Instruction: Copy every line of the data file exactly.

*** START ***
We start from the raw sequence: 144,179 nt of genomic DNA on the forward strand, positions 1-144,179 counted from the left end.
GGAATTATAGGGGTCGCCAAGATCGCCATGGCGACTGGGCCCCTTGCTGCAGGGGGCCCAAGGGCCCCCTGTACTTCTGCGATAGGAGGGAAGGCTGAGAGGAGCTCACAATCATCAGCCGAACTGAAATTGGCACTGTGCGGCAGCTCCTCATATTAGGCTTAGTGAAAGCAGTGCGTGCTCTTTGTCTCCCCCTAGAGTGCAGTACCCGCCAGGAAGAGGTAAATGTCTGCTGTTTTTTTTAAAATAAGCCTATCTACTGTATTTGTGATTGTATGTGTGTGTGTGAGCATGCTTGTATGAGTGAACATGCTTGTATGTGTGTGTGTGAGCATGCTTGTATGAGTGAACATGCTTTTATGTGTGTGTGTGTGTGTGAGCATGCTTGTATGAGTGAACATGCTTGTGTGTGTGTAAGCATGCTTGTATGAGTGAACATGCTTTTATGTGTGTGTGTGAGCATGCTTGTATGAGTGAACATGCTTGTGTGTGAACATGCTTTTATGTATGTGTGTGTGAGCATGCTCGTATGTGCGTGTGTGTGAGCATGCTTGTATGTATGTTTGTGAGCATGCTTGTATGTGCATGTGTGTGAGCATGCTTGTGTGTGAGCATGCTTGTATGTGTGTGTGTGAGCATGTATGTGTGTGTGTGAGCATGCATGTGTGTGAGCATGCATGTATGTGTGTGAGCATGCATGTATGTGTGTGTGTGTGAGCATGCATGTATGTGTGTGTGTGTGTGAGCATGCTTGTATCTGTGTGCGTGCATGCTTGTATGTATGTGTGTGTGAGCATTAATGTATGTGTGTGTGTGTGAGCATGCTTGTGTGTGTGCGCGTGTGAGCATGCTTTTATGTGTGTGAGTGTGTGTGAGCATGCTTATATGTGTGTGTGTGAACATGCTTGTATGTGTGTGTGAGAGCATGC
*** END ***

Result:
We start from the raw sequence: 144,179 nt of genomic DNA on the forward strand, positions 1-144,179 counted from the left end.
GGAATTATAGGGGTCGCCAAGATCGCCATGGCGACTGGGCCCCTTGCTGCAGGGGGCCCAAGGGCCCCCTGTACTTCTGCGATAGGAGGGAAGGCTGAGAGGAGCTCACAATCATCAGCCGAACTGAAATTGGCACTGTGCGGCAGCTCCTCATATTAGGCTTAGTGAAAGCAGTGCGTGCTCTTTGTCTCCCCCTAGAGTGCAGTACCCGCCAGGAAGAGGTAAATGTCTGCTGTTTTTTTTAAAATAAGCCTATCTACTGTATTTGTGATTGTATGTGTGTGTGTGAGCATGCTTGTATGAGTGAACATGCTTGTATGTGTGTGTGTGAGCATGCTTGTATGAGTGAACATGCTTTTATGTGTGTGTGTGTGTGTGAGCATGCTTGTATGAGTGAACATGCTTGTGTGTGTGTAAGCATGCTTGTATGAGTGAACATGCTTTTATGTGTGTGTGTGAGCATGCTTGTATGAGTGAACATGCTTGTGTGTGAACATGCTTTTATGTATGTGTGTGTGAGCATGCTCGTATGTGCGTGTGTGTGAGCATGCTTGTATGTATGTTTGTGAGCATGCTTGTATGTGCATGTGTGTGAGCATGCTTGTGTGTGAGCATGCTTGTATGTGTGTGTGTGAGCATGTATGTGTGTGTGTGAGCATGCATGTGTGTGAGCATGCATGTATGTGTGTGAGCATGCATGTATGTGTGTGTGTGTGAGCATGCATGTATGTGTGTGTGTGTGTGAGCATGCTTGTATCTGTGTGCGTGCATGCTTGTATGTATGTGTGTGTGAGCATTAATGTATGTGTGTGTGTGTGAGCATGCTTGTGTGTGTGCGCGTGTGAGCATGCTTTTATGTGTGTGAGTGTGTGTGAGCATGCTTATATGTGTGTGTGTGAACATGCTTGTATGTGTGTGTGAGAGCATGC